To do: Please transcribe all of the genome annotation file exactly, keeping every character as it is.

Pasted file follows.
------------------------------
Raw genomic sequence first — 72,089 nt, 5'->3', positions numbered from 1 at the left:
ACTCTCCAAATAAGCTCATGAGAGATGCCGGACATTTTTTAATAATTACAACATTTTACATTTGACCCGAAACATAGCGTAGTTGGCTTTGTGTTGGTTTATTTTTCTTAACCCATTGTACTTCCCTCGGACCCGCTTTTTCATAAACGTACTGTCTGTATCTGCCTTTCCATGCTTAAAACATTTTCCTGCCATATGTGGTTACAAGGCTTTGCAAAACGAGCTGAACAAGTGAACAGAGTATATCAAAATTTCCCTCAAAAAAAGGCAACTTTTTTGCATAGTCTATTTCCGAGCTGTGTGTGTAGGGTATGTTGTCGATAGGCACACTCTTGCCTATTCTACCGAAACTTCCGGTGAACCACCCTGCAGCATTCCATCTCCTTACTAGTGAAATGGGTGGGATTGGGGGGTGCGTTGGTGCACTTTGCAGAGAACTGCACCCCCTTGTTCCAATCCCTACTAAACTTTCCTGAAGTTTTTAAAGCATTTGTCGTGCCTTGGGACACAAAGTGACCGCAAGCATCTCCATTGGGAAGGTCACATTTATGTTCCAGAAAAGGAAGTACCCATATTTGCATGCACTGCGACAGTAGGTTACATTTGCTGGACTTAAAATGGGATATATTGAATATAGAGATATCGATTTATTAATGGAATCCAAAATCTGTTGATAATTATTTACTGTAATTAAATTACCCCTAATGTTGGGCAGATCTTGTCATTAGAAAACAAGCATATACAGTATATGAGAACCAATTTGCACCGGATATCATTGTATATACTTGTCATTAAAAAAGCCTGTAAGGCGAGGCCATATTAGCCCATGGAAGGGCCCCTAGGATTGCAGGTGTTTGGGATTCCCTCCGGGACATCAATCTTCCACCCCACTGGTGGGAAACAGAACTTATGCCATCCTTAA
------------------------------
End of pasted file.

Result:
Raw genomic sequence first — 72,089 nt, 5'->3', positions numbered from 1 at the left:
ACTCTCCAAATAAGCTCATGAGAGATGCCGGACATTTTTTAATAATTACAACATTTTACATTTGACCCGAAACATAGCGTAGTTGGCTTTGTGTTGGTTTATTTTTCTTAACCCATTGTACTTCCCTCGGACCCGCTTTTTCATAAACGTACTGTCTGTATCTGCCTTTCCATGCTTAAAACATTTTCCTGCCATATGTGGTTACAAGGCTTTGCAAAACGAGCTGAACAAGTGAACAGAGTATATCAAAATTTCCCTCAAAAAAAGGCAACTTTTTTGCATAGTCTATTTCCGAGCTGTGTGTGTAGGGTATGTTGTCGATAGGCACACTCTTGCCTATTCTACCGAAACTTCCGGTGAACCACCCTGCAGCATTCCATCTCCTTACTAGTGAAATGGGTGGGATTGGGGGGTGCGTTGGTGCACTTTGCAGAGAACTGCACCCCCTTGTTCCAATCCCTACTAAACTTTCCTGAAGTTTTTAAAGCATTTGTCGTGCCTTGGGACACAAAGTGACCGCAAGCATCTCCATTGGGAAGGTCACATTTATGTTCCAGAAAAGGAAGTACCCATATTTGCATGCACTGCGACAGTAGGTTACATTTGCTGGACTTAAAATGGGATATATTGAATATAGAGATATCGATTTATTAATGGAATCCAAAATCTGTTGATAATTATTTACTGTAATTAAATTACCCCTAATGTTGGGCAGATCTTGTCATTAGAAAACAAGCATATACAGTATATGAGAACCAATTTGCACCGGATATCATTGTATATACTTGTCATTAAAAAAGCCTGTAAGGCGAGGCCATATTAGCCCATGGAAGGGCCCCTAGGATTGCAGGTGTTTGGGATTCCCTCCGGGACATCAATCTTCCACCCCACTGGTGGGAAACAGAACTTATGCCATCCTTAA